Then the day came when he knew there was something greater than the colonel to be obeyed, something dearer than his bugle to be proud of. For many weeks the newspapers had teemed with little else but news of the South African War. Nothing was talked of in all Canada, from the Atlantic to the Pacific Ocean, but the battles, the hardships, the privations, of the gallant British regiments in the far-off enemy’s country. Then came the cry, wrung from England’s heart to her colonies, “Come over and help us!”
    Canada, Australia, New Zealand, sprang to their feet like obedient children, ready and anxious to fight and die for their mother at her first call.
    Billy and his father faced each other—one was sixteen, the other forty. They did not stand looking at each other as father and son, but as man and man.
    “Billy,” said his father, “you don’t remember your [Page 206] mother; she died while you were still a baby. If she were living, I would not hint of this to you, but—I go to South Africa with the very first Canadian contingent. You are the best bugler in Canada. What do you want to do?”
    For an instant Billy was speechless. His nerves shook with a boy’s first fear of battle. His old gun-shyness had him in its grip. Then his heart swelled with the pride aroused by his father’s words; he raised his head, his chin, his eyes, and suddenly his look caught a picture hanging in its deep gold frame on the wall. It was a picture of a little old grey-haired woman—a sad-faced old woman dressed in black and wearing a widow’s cap. It was a picture of Queen Victoria.
    Then Billy’s voice came.

    “I can’t remember ever having heard my mother speak, but”—pointing to the picture—“she has been calling me ever since the war began. I know I’m only a big kid, and I can’t fight with the men, but I can bugle, and, Dad, you and I’ll go together.”
    Once more they looked at each other as man to man. Then Billy’s father shook hands with him—a hard, true, clinging shake—and, without a word, left the room.
    Oh, what a day it was for the little city when the picked men of the regiment marched out in their khaki uniforms, halting at the railway station for all the last good-byes before the train pulled them out eastward, to board the transport ships that swung so impatiently in Halifax harbor! The whole town was at the station, every boy in the place shouting and cheering and wishing he were grown up, were clad in khaki, were shouldering an Enfield rifle, and were going to fight for the queen. When it was all over Bert and Tommy stood watching with straining eyes the fast disappearing train, handkerchiefs and caps and hands were waving from every window, faint snatches of cheers, and the tune of “The Girl I Left Behind Me,” came floating backward. But the boys only [Page 207] saw a small blotch of khaki color on the rear platform of the train, and a brilliant point of light where the golden Canada sun flung back its reflections from a well-polished bugle. They watched that light growing less and less in the distance, until it finally faded like a setting star.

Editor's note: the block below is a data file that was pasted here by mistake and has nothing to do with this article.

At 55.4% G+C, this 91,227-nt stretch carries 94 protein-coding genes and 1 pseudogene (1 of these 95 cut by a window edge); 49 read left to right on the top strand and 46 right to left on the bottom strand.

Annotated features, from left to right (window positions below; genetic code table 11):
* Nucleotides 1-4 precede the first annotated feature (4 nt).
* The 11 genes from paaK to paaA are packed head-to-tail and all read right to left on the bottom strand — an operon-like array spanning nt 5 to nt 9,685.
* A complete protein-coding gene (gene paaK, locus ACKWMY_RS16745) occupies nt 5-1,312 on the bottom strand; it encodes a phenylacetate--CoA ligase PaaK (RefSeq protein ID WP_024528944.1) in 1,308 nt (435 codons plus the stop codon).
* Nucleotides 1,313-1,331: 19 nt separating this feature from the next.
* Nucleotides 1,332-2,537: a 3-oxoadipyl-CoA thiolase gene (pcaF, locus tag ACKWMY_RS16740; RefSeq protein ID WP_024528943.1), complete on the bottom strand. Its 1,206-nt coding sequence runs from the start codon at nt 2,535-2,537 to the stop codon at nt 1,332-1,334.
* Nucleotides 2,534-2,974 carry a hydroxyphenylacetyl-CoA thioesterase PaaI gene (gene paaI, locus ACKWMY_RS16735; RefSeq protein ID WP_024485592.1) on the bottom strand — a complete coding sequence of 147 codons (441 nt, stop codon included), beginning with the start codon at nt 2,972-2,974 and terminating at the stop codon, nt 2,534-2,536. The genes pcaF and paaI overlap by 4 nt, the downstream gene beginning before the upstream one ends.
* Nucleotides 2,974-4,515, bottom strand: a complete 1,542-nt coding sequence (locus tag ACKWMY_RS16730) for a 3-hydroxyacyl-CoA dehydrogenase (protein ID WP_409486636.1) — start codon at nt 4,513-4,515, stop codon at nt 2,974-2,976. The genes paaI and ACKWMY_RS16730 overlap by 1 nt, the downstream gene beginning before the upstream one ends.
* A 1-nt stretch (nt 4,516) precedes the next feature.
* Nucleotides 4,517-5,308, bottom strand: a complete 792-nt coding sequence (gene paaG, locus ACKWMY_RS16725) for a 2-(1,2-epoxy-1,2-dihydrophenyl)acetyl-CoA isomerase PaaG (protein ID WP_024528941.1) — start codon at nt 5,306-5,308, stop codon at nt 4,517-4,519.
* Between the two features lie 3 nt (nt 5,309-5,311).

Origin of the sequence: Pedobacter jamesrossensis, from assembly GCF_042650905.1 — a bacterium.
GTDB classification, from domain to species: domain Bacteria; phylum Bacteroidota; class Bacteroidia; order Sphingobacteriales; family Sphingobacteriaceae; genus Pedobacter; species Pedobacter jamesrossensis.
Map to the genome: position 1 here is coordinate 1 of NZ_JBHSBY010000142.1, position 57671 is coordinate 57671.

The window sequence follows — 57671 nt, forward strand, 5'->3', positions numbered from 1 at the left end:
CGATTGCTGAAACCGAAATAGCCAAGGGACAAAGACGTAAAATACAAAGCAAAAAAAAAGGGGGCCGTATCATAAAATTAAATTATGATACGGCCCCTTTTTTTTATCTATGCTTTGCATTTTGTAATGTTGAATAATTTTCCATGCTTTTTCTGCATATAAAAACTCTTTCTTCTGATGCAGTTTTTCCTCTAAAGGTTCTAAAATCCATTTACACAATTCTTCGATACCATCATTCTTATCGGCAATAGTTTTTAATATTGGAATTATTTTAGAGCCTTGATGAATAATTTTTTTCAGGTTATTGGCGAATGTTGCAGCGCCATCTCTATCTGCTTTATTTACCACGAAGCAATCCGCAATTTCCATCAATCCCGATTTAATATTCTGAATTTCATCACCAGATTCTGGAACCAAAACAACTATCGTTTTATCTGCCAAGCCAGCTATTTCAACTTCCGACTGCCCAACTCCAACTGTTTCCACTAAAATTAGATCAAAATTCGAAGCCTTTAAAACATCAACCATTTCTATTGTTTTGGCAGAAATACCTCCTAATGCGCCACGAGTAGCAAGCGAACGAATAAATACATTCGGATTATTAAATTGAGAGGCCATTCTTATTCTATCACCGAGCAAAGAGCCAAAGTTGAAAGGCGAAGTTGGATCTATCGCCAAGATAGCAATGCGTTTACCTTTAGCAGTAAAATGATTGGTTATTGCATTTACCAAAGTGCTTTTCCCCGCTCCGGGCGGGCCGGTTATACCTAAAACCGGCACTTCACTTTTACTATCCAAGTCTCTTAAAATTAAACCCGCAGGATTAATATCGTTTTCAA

*         *         *         *         *         *

    Weeks afterwards the newspapers rang with the glory of it all. The fame and the bravery of the Canadian regiments at the terrible battle of Paardeburg was known to all the world. Bert and Tommy and the rest of the boys devoured every line that touched on that wonderful fight, but their pride fairly broke bounds when in the great city papers they read this description.
    “Throughout the thickest of the fight, a small but noticeable figure held his ground like a rock. It was a stocky little ‘Canuck’ bugler, whose life seemed almost charmed, so thickly did the Boer bullets pepper about him, leaving him absolutely unhurt.”
    “That’s Billy!” they shouted hoarsely at each other. “Billy, as sure as you’re alive!” Then they fairly covered the town with the news, gathering all the boys together in one big rejoicing crowd, telling each other over and over again the story of the battle, and joining in the monster parade, carrying banners, flags, lanterns and torches, to give honor to Canadian pluck and patriotism.

*         *         *         *         *         *

    And then, one day, a train came steaming and roaring into the station. The thronging crowds, the gay flags, the merry bands, and the ringing cheers, were a welcome greeting for the little knot of war-worn men who had fought so loyally for queen and country.